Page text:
A great deal of energy has been devoted to defining, describing and analyzing the ever-increasing globalization of commerce. Aided and abetted by powerful advances in communications technology and international financing, many corporations are growing into transnational giants with far-ranging influence on national and international economies. Much less analyzed is the fact that critics, in the form of non-governmental organizations (NGOs), are also globalizing and using the same communications technology to organize and coordinate their activities. The purpose of these NGOs is to call attention to corporate behaviour in the most remote corners of the world. NGOs are also growing more sophisticated, persuading consumers to support their causes by avoiding products sold by corporations with questionable practices. In addition, public interest groups are expressing concern that corporations have grown too powerful. This concern has been exacerbated by recent trends in government downsizing, privatization and self-regulation. As a consequence, public awareness of the social and environmental impacts of large corporations is rising, leading to demands for greater transparency and disclosure.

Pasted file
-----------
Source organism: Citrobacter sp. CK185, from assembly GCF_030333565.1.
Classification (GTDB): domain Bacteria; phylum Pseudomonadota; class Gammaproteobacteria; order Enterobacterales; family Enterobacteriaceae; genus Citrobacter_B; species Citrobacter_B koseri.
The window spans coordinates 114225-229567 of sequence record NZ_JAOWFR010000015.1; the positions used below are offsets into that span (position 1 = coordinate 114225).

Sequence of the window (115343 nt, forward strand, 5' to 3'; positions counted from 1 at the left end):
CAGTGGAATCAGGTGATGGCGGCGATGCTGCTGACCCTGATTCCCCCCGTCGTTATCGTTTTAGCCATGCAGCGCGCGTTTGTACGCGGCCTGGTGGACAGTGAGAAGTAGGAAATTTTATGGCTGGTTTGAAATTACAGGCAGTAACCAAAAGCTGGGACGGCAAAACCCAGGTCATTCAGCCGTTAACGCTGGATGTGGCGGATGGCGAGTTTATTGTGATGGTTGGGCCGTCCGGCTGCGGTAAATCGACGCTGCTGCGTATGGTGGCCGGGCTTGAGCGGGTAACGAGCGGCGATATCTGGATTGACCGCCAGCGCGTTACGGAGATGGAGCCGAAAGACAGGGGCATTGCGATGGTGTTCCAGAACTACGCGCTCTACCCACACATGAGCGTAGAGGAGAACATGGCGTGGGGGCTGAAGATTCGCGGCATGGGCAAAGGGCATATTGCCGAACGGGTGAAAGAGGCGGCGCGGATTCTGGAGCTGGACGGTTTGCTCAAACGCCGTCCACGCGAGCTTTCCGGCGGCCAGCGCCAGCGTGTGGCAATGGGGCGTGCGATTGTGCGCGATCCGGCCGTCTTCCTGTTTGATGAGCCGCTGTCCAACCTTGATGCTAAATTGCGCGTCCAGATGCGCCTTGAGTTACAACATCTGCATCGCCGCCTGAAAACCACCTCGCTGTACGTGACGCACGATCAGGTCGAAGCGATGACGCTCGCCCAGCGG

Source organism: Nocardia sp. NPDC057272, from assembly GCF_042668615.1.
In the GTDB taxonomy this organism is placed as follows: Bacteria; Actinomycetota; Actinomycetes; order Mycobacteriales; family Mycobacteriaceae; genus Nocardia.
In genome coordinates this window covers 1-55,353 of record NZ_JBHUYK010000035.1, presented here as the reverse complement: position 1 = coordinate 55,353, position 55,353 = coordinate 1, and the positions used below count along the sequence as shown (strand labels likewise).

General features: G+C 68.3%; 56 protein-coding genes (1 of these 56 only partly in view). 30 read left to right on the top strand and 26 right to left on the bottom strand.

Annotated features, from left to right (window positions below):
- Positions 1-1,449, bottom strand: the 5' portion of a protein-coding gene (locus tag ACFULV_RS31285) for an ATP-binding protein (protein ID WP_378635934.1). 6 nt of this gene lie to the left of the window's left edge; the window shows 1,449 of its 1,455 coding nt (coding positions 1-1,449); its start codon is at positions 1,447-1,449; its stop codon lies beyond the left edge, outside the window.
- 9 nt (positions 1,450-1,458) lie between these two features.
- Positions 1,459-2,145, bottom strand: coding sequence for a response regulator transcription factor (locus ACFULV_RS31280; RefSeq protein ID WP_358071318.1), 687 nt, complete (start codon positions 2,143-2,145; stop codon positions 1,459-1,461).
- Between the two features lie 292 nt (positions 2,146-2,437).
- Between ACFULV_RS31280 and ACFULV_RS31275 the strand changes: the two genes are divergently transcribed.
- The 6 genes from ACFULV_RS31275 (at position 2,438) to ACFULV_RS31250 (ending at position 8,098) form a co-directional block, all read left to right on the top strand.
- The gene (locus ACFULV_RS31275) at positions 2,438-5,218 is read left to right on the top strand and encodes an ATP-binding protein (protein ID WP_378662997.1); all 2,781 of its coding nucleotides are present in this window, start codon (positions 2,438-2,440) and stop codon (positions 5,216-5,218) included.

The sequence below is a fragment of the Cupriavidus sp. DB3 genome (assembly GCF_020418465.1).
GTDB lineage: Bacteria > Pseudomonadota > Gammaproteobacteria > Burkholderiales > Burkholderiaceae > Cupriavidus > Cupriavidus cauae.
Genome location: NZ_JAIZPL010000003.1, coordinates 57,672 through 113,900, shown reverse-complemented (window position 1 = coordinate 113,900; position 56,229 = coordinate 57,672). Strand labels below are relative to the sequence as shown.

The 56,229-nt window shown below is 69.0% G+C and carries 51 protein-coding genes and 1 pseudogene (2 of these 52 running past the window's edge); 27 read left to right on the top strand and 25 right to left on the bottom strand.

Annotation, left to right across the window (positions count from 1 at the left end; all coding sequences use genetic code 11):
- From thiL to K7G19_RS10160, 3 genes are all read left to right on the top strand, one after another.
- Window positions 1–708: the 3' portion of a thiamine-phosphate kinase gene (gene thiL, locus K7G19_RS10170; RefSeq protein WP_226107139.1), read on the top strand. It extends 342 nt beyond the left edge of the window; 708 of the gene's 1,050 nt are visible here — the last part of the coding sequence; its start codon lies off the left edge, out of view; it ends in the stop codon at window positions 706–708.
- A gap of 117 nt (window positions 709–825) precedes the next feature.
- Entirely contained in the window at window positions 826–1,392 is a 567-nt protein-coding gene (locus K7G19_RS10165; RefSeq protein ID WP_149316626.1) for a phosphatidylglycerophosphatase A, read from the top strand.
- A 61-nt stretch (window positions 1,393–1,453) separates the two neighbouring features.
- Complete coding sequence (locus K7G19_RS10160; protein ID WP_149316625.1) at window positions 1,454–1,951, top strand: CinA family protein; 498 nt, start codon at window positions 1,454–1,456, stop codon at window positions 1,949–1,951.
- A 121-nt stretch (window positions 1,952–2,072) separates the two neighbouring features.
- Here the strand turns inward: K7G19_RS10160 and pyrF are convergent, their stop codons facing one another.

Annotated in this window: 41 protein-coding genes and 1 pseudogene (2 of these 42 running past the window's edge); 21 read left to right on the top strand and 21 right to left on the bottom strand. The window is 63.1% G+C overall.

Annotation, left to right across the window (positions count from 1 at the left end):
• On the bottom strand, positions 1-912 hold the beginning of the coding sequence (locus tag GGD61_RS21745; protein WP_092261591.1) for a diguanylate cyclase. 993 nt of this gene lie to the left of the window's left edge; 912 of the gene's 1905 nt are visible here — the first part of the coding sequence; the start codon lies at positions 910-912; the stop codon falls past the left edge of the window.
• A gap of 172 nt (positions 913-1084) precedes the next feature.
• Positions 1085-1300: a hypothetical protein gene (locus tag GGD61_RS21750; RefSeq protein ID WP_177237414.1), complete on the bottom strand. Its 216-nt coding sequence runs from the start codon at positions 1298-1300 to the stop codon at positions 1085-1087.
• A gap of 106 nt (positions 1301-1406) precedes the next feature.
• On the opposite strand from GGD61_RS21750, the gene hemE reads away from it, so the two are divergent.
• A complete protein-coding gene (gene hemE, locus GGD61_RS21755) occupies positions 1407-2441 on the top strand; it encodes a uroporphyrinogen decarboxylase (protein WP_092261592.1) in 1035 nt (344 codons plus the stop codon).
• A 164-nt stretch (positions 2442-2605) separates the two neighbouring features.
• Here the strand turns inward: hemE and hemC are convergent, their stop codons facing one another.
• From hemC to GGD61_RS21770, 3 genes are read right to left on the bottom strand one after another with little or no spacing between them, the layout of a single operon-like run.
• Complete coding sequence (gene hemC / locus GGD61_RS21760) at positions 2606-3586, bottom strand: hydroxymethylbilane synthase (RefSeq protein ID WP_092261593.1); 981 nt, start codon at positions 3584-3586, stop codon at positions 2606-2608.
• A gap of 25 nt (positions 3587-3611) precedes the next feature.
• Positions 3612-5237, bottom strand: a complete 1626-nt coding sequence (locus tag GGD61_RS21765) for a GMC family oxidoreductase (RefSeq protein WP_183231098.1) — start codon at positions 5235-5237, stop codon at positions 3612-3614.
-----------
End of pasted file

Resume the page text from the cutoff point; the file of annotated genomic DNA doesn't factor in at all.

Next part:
Increasingly, the public is subscribing to a broader definition of corporate accountability, one that expects corporations to go beyond being profitable, to demonstrate positive and sustainable economic, environmental and social performance over the long term. According to the 1999 Millennium Poll on Corporate Social Responsibility, which surveyed 25,000 consumers and was sponsored by PricewaterhouseCoopers, “Two in three citizens want companies to go beyond their historical role of making a profit, paying taxes, employing people and obeying laws; they want companies to contribute to broader societal goals as well.”

In practical terms, corporate social responsibility translates into the belief that corporations owe stakeholders—customers, employees, suppliers, activist groups and the general public—an annual accounting of their environmental, social and economic performance, just like the financial data they must provide their shareholders. As the old maxim “What gets measured, gets managed” suggests, measurement is crucial, not only to monitor and report on the company’s progress, but also to provide reliable, credible metrics that show how sustainable business practices improve a company’s performance. Companies that have adopted the new approach refer to it as the “triple bottom line” of economic, environmental and social performance.